Having watched Notts at Worcester this year, I was pleased to see so many Notts members there also. Indeed in the pub we stayed at there were about a dozen other cricket fans generating a good midweek income for the place with food, accommodation and drink.

    Not bad for one man and his dog crowd. Do keep up and re-float the pedalo.

    However along with Swanny, I note the Test Championship has been shelved in favour of another 50 over competition to suit the TV broadcasters, so it is rumoured.

    That is a shame.

  5. dave betts says:

    I agree with the other commentators the CC games I go to are fairly well attended. This is cricket as it was, is and hopefully always will be. More should be done to sell the game yes, but the authorities seem disinterested, what about some national tv adverts emphasising the excitement, history and friendliness of the game, a true family game and a great day out for a reasonable cost in these cash strapped times.

  6. brian cheer says:

    I have been following County Cricket since the end of World War II and have to say to those who are not yet wet behind the years that there has always been those short-sighted people who keep advocating the end of County Cricket. Folk have more leisure time now and we are living longer. Where will the players of the future for England come from if they convince the “Old Farts” at ECB that we should only play T/T and 50 over cricket? There si already too much one day cricket and the T/20 stuff is losing its appeal with most Counties now. I say go back to the old days, uncovered wickets 3 day Championship with only one Division. Much more exciting and the crowds will come back. If we kweep the 4 day stuff we should limit the first Innings to 100 overs to stop the boring 600+ scores which is killing the excitement in the game.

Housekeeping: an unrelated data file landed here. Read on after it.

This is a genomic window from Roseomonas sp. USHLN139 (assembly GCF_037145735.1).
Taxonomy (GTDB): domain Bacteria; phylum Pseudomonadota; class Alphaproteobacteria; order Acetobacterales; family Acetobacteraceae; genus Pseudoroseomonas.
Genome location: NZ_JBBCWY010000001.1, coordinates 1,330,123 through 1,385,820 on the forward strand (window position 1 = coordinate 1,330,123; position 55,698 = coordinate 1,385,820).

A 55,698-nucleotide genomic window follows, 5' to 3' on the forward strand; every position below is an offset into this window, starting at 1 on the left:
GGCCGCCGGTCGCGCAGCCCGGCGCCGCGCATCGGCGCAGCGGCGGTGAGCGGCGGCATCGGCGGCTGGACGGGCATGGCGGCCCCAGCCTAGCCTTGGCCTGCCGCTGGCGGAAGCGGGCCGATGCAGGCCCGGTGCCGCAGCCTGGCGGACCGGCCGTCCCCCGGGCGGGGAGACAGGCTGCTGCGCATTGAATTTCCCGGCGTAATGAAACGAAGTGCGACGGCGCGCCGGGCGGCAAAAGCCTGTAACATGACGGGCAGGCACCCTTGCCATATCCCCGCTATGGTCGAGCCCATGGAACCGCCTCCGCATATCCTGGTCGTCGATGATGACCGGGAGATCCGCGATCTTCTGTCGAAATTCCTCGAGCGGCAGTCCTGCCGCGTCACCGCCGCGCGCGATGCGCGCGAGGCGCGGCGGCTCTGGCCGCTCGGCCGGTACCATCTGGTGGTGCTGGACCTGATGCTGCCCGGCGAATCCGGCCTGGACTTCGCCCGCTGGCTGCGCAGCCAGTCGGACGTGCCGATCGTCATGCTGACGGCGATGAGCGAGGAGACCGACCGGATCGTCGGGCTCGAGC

7. Ross Pilling says:

    The County Championship had a dramatic overhaul when the four day fomat was made more competitive with two divisions, to suggest less games, three divisons and/or play-offs is nonsense and making a mockery of what is now a superb competion.The area of the game that does need looking at is surely the one-day format The T20 returning to 10 games is sensible and strikes the right balance between revenue and resource. The 40 over game is in need of three Divisions and a last 8 going on to play in a late August final.A more sensible fixture list should result and a further revenue boost would come to counties if the ‘Internatonal match’ bidding were scrapped and games allocated on rota with all interested parties present.